Yes, yes, I know: you're embarrassed to ask me if you should buy a new TV because I'm into lifestyle fitness and "don't watch TV." Buddy, I would never give you crap about your new TV purchase. When I bought my current TV in 2007 or so I made an epic saga out of it, even though I personally only watch like a movie a week.
You're in luck: I did my homework on this again recently because I was considering a new TV for the house for xmas. I decided not to jump yet, but you get to be the beneficiary.
OK first, stop thinking "it has to be in a local store," assuming that decision is financial. Amazon.com is offering free shipping on most HDTVs. Check this puppy out.
It's a Samsung, it's 40 inches, it's $500, the amazon ratings are very good, it's a smart TV with built-in netflix etc., you can buy a 5-year warranty (but make sure the deductible doesn't make it pointless).
But maybe you didn't have something that big or that expensive in mind, so how about a 32 inch HDTV for $220!
(This one is only 720p, but at that size you can't see a difference when watching video.)
Again... free shipping.
If you bought your first HDTV back in 2007 or so when the prices first came down to a sane level, like I did, then you are due for a replacement anyway. Your TV is about due to fail. And the newer LED TVs use drastically less power, are much much cheaper, and have better contrast.
By "better contrast," I mean that you can see Batman clearly in a room with some light leaking in from the street. Which is IMPORTANT.
Less power? How much less? Instead of three 80 watt bulbs being turned on all the time while you watch TV, it's like one 80 watt bulb being turned on all the time. (It's time to replace your 80 watt bulbs with LEDs too, but that's another conversation.)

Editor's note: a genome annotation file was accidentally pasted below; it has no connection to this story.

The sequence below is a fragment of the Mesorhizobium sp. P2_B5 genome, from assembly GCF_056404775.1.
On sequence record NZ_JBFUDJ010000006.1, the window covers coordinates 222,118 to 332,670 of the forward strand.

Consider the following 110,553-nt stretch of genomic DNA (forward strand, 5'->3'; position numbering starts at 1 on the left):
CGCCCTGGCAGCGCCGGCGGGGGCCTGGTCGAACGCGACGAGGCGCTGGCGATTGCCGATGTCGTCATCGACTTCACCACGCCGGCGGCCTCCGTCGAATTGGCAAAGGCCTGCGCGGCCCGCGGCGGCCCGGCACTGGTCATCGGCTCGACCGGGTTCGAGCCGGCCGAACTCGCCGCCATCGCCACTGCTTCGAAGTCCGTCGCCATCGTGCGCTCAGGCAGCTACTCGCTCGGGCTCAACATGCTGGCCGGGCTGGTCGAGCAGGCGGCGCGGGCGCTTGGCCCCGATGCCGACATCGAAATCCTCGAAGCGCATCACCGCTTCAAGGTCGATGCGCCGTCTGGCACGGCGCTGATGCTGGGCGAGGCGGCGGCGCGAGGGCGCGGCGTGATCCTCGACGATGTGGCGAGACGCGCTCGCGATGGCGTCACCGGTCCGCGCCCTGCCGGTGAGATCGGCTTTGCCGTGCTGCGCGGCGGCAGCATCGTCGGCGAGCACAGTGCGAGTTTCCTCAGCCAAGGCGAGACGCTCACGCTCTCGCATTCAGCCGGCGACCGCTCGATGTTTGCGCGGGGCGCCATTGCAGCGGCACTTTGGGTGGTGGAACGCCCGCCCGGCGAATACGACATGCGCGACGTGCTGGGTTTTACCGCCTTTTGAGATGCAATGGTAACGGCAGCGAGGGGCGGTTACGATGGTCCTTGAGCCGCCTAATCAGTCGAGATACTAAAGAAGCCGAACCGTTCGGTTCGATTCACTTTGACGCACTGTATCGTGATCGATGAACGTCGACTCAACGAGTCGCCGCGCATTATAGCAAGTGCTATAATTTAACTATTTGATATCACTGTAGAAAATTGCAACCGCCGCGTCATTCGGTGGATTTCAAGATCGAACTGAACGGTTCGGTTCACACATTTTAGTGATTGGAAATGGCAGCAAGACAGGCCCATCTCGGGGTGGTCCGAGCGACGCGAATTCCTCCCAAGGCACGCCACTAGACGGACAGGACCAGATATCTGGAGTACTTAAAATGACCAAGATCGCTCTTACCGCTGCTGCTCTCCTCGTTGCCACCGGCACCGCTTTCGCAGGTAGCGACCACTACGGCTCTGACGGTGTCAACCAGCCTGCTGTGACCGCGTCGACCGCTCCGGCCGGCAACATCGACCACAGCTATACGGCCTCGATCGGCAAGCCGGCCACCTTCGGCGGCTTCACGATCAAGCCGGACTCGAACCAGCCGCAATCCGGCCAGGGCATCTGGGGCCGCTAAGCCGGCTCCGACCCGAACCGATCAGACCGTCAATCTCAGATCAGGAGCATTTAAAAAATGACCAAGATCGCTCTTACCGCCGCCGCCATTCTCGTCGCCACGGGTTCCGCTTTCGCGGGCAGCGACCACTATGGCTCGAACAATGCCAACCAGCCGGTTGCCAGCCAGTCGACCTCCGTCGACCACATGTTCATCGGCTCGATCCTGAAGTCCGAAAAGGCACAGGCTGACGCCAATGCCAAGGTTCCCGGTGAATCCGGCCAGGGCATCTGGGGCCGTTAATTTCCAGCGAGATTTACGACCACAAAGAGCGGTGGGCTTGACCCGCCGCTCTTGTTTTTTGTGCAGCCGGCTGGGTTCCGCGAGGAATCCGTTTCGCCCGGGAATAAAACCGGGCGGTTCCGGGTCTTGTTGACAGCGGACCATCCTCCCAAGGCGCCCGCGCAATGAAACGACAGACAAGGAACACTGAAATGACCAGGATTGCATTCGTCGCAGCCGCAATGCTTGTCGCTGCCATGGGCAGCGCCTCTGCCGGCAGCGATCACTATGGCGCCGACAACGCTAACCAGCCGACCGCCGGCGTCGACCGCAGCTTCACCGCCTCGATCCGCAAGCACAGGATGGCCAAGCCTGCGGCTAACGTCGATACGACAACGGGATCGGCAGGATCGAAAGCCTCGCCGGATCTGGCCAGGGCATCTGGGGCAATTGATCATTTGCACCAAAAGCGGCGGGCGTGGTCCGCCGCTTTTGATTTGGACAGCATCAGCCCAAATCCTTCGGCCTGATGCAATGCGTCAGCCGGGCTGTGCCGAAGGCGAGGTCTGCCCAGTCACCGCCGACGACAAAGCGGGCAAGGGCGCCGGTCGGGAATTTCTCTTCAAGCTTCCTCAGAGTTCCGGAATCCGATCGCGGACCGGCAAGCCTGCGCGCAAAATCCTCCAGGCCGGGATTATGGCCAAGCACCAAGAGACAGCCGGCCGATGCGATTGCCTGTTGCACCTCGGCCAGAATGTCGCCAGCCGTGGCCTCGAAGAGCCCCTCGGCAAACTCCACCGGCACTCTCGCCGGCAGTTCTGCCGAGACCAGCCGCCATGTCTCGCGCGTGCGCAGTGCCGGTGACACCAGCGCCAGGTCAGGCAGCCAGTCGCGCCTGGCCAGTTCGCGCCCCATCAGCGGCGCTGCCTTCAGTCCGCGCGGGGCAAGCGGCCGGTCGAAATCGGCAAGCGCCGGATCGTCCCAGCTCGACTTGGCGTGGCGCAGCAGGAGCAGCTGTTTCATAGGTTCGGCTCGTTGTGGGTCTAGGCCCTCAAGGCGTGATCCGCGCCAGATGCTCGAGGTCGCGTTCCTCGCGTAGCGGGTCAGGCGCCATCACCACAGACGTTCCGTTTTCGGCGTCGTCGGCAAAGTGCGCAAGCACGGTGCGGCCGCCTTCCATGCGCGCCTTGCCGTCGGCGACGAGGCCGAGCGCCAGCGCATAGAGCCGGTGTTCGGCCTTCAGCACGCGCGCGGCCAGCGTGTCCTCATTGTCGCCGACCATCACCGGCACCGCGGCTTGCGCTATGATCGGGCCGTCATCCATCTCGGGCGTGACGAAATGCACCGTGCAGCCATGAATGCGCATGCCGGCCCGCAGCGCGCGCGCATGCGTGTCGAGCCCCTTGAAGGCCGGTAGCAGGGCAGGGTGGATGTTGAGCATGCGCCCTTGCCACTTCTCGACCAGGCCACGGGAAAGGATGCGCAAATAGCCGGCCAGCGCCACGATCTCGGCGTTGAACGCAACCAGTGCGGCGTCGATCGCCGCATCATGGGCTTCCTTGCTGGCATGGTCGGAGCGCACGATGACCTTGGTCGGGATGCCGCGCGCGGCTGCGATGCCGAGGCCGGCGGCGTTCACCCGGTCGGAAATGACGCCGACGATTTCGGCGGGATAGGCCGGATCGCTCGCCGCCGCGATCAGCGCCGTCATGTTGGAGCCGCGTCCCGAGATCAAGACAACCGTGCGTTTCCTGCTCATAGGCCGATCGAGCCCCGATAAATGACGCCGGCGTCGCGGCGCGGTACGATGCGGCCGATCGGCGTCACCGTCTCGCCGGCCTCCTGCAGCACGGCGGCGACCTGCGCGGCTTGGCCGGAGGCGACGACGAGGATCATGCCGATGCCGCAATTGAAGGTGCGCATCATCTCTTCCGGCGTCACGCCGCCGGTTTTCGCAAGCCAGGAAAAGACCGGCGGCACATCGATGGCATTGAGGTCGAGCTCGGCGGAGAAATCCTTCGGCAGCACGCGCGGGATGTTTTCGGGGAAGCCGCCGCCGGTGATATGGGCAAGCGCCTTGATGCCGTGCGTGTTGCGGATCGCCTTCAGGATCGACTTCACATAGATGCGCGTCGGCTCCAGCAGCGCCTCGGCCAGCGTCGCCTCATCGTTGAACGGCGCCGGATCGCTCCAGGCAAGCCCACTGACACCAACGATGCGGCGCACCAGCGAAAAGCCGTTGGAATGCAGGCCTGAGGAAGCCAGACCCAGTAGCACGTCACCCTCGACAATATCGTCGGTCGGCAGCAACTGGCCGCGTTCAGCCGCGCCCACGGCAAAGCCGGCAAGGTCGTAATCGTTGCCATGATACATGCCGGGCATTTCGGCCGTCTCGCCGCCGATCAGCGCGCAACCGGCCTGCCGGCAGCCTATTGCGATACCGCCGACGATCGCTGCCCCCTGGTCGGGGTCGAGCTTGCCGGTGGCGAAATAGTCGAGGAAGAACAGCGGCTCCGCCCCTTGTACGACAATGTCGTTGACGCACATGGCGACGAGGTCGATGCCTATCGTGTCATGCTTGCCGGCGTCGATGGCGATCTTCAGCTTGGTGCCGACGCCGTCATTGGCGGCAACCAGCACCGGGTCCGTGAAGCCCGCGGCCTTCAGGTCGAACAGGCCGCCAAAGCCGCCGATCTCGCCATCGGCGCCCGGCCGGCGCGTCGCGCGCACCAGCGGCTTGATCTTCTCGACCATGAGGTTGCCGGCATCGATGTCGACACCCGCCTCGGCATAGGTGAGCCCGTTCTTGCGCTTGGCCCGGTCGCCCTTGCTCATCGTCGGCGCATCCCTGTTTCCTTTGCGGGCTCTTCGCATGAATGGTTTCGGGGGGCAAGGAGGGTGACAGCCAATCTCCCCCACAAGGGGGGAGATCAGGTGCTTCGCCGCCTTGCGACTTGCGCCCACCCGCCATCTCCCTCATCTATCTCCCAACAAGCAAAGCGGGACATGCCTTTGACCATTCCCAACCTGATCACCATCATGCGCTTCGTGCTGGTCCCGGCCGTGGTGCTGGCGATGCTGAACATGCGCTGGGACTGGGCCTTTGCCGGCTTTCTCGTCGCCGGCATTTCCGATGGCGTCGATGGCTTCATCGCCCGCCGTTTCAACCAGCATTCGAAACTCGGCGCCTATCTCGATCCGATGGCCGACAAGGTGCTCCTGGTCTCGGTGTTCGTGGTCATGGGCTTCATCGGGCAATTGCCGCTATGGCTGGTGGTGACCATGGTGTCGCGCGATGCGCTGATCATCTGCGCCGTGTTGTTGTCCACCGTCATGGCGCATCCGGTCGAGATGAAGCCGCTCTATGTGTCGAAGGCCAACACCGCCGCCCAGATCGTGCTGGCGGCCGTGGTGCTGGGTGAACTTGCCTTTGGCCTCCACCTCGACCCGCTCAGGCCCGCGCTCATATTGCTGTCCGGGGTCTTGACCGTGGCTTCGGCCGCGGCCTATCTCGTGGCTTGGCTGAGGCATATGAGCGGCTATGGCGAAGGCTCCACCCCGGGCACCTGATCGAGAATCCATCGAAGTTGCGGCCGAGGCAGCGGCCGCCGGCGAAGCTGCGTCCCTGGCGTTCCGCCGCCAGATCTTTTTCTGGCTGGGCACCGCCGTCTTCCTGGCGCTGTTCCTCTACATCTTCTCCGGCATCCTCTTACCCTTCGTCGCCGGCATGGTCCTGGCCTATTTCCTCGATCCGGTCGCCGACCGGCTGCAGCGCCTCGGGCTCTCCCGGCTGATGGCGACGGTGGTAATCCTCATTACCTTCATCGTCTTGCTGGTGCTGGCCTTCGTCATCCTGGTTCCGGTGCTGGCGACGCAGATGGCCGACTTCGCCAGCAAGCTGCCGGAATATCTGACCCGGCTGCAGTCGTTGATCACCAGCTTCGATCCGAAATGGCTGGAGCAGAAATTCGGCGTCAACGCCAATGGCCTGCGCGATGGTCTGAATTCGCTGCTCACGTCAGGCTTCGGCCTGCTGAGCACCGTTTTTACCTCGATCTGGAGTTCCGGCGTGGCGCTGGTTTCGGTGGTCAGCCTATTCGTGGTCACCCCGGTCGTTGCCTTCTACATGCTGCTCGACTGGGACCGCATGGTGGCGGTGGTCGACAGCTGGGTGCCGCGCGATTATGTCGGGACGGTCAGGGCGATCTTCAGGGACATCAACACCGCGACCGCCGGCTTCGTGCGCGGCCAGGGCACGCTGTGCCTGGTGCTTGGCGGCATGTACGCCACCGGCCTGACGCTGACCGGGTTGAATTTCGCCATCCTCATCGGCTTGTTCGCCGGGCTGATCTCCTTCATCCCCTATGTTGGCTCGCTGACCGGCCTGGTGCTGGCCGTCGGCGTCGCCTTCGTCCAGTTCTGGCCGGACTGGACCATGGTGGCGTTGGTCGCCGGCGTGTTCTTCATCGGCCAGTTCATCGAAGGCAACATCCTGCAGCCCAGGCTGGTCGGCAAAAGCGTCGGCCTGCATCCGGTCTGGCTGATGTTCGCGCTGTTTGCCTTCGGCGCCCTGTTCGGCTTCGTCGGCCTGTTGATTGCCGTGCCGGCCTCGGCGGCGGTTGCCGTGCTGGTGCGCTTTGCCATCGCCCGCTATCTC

If your new TV isn't a "smart TV" with built-in netflix etc., get yourself a chromecast for $35. Do I really have to explain why for $35? Oh, all right:
Plug it into one of your new TV's HDMI ports and bang, you can stream anything from youtube or netflix to your TV, using your Android, iPhone or laptop as a remote. It's pretty awesome and it's easy to use once you get it set up. As long as you have wifi in your house already it's easy to get it going.
(It can't stream iTunes video, so if you have bought a lot of movies from Apple you probably would be happier with Apple TV. Apple TV is like a high-end, hammacher-schlemmer in-flight-catalog version of the Chromecast. Naturally it costs too much. You could also get a displayport to HDMI adapter for your Macbook, along with an audio cable. Or if you have one of the newest Mac laptops, just use an HDMI cable. Although you might find you prefer staring at your luscious retina display anyway. Mmmmm, invisible pixels.)
If you buy an HDTV and then hook it up to your DVD player with composite cables, i.e. these pieces of crap:
The red one is left speaker. The white one is right speaker. The yellow one is 1987-grade TV reception.
... Then you will get the same shitty flicker you had on your old RCA in 1987. Plus I will make fun of you.
Your DVD player may already have an HDMI jack. This is a single jack that carries both picture and audio, digitally, so nothing is lost. If your DVD player doesn't have one, buy a DVD player that does for, like, $30.
Or, at least use component video cables (a bundle with separate red, green and blue jacks) which, for plain old DVD, are acceptable. If your DVD player only has a single composite video output though, junk it.
Please note: there is a special level of "Tom making fun of people hell" reserved for people who hook up Blu-Ray players with composite cables. Unless they are over 70. In which case I just break into their house wearing a Zorro mask and replace them with HDMI cables.
(I replace the composite cables, not the senior citizens.)
This post had nice pictures but LJ's editor progressively munged the markup with each edit. LJ, why do you hate America?